Working With Difficult Children In A Group Setting

December 19th 2018

I was asked recently to present at a 4-H Leaders conference on the topic of working with difficult children in a group setting. As a counsellor, I work with a variety of individual people and groups on various topics. I always count on there being one person or child that I struggle connecting with. I have learned to view this struggle in a positive light, a chance to grow and learn. It is my hope that you will learn how to make this struggle a positive driving force in your life too.

Let’s start at the beginning . . .

How you show up is going to affect your group of highly sensitive, impressionable, sponges. If you walk into your group and haven’t shaken off the irritation you felt at the car who cut you off in the parking lot, stole your parking stall, and made you late, your little kiddies are going to pick up on those feelings and feed off them.

You need to make sure you walk into your group as you mean to continue; happy, calm, enthusiastic, and curious. Your way of being is your responsibility and your presentation WILL set the tone for the group and the rest of your time together.

Kids are People Too!

What are three things that every person is looking for and deserves from their fellow humans?


Young or old, big or small, every person deserves respect. No one is better than another person – no matter what. No adult is better than a child, respect will not be given if it is not first offered. If you walk into a group of kids thinking that you are better than they are, that they will give you their respect just because you are an adult and they are not, is a recipe for disaster.

I am not saying that you need to have formal introductions and sit down to high tea with your pinky finger extended. I am talking about the implicit understanding that all people deserve respect. I am talking about a belief, a way of being, an unspoken acceptance.


People did not evolve to be alone. We are social beings and we naturally form our own social groups. Group facilitation is about taking an artificial group and creating connections through shared experiences, beliefs, and interests. As the leader and facilitator, you are the role model.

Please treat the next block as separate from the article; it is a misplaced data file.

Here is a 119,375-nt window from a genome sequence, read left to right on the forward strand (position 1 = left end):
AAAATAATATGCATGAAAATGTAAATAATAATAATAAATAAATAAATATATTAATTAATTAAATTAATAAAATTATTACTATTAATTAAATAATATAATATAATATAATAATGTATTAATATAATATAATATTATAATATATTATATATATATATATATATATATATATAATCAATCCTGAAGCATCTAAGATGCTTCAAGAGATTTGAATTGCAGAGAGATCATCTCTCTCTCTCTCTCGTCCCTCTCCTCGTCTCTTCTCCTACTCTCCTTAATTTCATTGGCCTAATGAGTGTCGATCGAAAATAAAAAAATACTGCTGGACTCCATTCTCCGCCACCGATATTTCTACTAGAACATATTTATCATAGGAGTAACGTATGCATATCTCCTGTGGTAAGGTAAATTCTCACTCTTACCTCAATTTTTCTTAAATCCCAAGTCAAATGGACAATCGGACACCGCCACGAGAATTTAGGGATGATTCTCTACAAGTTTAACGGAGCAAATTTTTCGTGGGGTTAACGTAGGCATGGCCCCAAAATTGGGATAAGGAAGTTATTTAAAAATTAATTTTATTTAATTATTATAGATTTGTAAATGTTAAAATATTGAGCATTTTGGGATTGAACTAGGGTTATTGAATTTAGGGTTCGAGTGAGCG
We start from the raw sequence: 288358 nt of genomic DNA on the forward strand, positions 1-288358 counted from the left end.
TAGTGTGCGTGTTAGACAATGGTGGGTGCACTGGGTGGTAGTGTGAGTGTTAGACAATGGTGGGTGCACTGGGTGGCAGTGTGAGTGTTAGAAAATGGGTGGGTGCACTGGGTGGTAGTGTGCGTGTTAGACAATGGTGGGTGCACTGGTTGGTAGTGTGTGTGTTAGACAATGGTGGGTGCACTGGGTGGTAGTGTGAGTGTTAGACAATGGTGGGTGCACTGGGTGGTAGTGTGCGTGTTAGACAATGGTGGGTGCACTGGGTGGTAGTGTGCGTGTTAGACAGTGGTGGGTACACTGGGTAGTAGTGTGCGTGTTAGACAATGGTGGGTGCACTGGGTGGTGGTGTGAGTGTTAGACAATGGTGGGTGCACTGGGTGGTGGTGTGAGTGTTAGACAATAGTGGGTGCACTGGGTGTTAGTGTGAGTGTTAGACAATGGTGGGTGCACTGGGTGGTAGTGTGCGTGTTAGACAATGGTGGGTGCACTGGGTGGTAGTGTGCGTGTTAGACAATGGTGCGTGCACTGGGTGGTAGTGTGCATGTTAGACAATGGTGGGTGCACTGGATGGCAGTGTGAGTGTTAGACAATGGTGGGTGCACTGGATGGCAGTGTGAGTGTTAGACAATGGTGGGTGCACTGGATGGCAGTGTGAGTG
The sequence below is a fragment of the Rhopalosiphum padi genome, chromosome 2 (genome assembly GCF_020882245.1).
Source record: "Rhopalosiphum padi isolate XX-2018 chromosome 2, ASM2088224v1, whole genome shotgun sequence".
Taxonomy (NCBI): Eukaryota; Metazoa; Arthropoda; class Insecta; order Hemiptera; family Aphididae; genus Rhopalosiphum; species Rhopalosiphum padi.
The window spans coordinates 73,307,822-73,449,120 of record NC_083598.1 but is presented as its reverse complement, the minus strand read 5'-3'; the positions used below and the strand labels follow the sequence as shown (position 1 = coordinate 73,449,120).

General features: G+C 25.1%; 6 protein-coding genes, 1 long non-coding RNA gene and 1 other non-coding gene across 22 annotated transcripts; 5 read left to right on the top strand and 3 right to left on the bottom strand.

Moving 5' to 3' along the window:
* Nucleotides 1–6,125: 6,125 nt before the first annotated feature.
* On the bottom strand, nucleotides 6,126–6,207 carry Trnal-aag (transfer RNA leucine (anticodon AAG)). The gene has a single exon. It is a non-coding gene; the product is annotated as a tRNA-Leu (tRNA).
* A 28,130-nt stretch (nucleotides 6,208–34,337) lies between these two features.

Free will is a priceless commodity. Taking away free will is a punishment. Yes, you have a curriculum to get through so the choices you can offer are limited but you still have the ability to offer them. You are working with kids, you need to be as creative and curious as they are.


I have yet to actually talk about what to do with a specific difficult child. That is because building a positive relationship in the beginning, BEFORE difficulties arise, can stop problems before they start. Use this time constructively to get to know the kids, understand what their tendencies are. You will likely be able to identify the kid(s) who will need extra attention, use the concepts above to develop a positive relationship with each child.

Children have a greater capacity than most adults give them credit for. Children in groups can help to regulate each other. This is a currency you can use if you connect with each child and keep a close watch on the pulse of your group. On the flip side . . . one child can dysregulate an entire group if you are not aware of the undercurrents.

A word of warning . . . Be aware of creating a self-fulfilling prophecy.

Slow is Fast & Fast is Slow

I have a saying I use in competition to help keep me centered and focused; Slow is Smooth, Smooth is Fast, Fast is Slow. It just means that in any task the slower you move the smoother your actions with the least amount of wasted effort or time. The faster you go the more mistakes you make resulting in more effort and time wasted.

What I am saying is . . . TAKE YOUR TIME!

Kids need structure without rigidity. They need to know the schedule of events so that they can choose how they want to allocate their time and efforts, what activities they want to do. But when things don’t go as planned they need to know that you are understanding and flexible.

Structure can be as simple as a verbal run through of the sequence of events for the group. Don’t keep things hidden, especially from younger kids. Young kids do not yet have the mental flexibility to shift from one activity to the next easily. Young kids are concrete thinkers, they are black or white, yes or no people. They do not understand compromise without support and encouragement from others. And they can easily become stuck on one idea.

Scenario . . .